New numbers from the Department of Homeland Security show that just 9 percent of asylum claims made by individuals from Central America turn out to be legitimate.
"The low statutory requirements and legal loopholes in our laws encourage aliens to claim credible fear at our Southern border knowing they will be promptly released into the interior with work permits pending the determination of their full claim. In recent years, data shows that more than 65 percent of asylum seekers at our border are from Central America – of those 89 percent pass their initial credible-fear interview," DHS spokesperson Katie Waldman released Thursday afternoon. "Yet, the harsh reality is that 31 percent of aliens who pass that initial interview do not even show up for their hearing, while a staggering 40 percent of aliens who pass their initial interview do not even file an application."
"Ultimately, only 9 percent of Northern Triangle petitioners are found eligible for asylum by a judge – leaving 91 percent ineligible for asylum," she continued. "The fact that only 9 percent of those who initially claim asylum are found eligible, indicates that we are expending most of our limited resources – detention space, court space and the time of our asylum officers and immigration judges – denying frivolous or illegitimate claims of asylum from the 9 out of 10 who are found ineligible."
Current U.S. immigration law requires illegal aliens traveling from Central America as a family unit, specifically with children, to be released into the interior of the United States after 20 days of federal detention.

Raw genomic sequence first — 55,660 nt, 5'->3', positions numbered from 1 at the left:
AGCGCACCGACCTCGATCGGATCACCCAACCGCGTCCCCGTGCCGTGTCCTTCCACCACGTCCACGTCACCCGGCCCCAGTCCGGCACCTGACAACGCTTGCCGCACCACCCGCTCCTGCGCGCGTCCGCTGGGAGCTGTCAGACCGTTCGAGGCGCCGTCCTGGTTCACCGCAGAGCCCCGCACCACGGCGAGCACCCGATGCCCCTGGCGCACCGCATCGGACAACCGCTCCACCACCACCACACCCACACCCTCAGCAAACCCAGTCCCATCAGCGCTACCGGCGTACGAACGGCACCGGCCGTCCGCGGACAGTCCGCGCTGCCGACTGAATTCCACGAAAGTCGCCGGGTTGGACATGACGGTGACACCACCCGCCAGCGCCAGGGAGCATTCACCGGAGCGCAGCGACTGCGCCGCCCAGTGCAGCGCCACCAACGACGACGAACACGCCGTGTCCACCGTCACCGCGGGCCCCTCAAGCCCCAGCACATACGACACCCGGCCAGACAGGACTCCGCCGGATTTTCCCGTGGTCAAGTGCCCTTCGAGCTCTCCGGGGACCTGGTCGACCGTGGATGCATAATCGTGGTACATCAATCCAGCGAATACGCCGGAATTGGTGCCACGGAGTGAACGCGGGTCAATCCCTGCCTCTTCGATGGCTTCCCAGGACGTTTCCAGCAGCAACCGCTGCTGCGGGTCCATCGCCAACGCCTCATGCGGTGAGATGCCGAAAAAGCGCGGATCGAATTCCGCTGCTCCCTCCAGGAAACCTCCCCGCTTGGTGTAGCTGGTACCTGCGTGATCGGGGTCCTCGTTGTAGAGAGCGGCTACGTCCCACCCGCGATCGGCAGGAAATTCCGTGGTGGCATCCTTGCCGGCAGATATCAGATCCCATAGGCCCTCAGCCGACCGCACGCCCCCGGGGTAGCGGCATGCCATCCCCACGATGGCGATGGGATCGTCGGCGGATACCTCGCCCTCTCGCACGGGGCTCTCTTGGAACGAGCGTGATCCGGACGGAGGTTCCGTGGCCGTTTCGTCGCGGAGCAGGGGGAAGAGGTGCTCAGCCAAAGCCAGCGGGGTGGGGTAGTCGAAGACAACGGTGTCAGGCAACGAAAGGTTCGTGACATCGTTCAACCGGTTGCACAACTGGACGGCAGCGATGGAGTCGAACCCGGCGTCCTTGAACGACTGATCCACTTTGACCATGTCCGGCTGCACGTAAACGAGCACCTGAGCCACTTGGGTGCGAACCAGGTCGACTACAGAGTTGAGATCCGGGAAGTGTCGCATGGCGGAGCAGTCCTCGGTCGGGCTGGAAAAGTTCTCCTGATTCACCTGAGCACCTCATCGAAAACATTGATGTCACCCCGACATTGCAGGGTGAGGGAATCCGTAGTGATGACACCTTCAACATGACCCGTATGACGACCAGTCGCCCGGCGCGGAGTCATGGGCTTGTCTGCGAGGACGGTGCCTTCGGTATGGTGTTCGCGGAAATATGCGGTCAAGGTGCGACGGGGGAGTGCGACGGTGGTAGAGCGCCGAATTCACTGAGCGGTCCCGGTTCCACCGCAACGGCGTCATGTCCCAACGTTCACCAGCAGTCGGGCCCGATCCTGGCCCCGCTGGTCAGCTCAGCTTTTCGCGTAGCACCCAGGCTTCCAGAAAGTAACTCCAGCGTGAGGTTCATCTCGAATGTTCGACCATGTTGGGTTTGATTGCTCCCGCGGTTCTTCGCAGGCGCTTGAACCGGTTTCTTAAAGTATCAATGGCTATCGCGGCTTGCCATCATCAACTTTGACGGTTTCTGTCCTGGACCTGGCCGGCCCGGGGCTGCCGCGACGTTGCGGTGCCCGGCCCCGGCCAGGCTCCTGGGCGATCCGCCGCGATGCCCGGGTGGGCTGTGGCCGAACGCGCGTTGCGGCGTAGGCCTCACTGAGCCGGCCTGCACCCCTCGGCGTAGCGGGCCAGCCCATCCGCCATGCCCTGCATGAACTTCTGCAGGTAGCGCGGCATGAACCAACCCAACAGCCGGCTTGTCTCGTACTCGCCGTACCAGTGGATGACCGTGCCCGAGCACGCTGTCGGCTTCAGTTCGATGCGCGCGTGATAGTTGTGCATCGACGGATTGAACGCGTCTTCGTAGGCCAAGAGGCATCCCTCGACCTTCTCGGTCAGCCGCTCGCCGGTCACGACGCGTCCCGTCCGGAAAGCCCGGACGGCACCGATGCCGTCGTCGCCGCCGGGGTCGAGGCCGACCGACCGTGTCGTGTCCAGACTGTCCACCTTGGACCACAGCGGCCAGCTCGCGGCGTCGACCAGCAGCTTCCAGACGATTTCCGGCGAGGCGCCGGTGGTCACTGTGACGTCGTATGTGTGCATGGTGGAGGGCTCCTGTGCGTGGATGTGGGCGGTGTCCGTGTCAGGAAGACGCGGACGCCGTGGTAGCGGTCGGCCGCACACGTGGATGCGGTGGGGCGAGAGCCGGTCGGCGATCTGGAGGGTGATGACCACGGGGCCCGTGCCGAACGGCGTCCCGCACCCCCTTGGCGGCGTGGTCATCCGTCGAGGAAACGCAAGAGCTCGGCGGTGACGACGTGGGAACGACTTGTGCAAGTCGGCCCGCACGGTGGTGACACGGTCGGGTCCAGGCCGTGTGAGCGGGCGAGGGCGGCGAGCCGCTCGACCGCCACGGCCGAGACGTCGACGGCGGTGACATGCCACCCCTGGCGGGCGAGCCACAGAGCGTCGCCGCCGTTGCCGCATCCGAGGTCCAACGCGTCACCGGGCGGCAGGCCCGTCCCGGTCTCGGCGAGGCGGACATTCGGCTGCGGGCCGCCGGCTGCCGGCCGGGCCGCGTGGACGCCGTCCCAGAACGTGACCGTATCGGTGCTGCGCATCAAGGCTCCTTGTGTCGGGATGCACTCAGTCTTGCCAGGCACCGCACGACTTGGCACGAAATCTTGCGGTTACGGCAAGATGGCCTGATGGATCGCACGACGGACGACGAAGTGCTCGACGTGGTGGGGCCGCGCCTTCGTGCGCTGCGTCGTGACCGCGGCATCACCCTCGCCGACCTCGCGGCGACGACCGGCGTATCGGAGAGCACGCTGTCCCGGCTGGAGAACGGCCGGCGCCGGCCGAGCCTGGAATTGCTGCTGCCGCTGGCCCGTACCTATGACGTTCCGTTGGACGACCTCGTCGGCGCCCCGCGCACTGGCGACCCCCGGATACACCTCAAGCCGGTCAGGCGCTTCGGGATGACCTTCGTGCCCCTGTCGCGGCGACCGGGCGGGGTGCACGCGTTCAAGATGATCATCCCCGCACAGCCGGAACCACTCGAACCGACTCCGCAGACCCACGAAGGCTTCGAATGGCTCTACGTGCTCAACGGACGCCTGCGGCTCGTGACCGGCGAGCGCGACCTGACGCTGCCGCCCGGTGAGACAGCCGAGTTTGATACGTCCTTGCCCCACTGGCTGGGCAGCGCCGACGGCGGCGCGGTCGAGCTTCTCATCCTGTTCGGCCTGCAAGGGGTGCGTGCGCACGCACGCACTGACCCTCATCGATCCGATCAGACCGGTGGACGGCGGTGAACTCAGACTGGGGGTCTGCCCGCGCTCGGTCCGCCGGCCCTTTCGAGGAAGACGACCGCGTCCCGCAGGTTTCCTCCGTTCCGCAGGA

"Where are those 91 percent today? While some are properly removed from the U.S. by Immigration and Customs Enforcement (ICE), many of those who are released on a promise to appear in court disappear into the country’s interior to live and work illegally. In FY17, only 1 percent of the 226,119 removals conducted by ICE were on Alternatives to Detention," Waldman said.
Meanwhile, thousands of caravan members are still camped out in Tijuana with thousands more along the way. Reporters on the ground, in addition to Border Patrol agents, have repeatedly pointed out the majority of individuals in the caravan are young men who are not legitimately seeking asylum.
"What I saw on the border yesterday was not people walking up to Border Patrol agents and asking to claim asylum," San Diego Sector Border Patrol Chief Rodney Scott said during a recent interview with CNN. "One of the groups that I watched and several of them were arrested, they passed 10 or 15 marked Border Patrol units walking west to east. Numerous uniformed personnel as they were chanting, waving a Honduran flag and throwing rocks at the agents. If they were truly asylum seekers, they would have walked up with their hands up and surrendered. That is not what took place."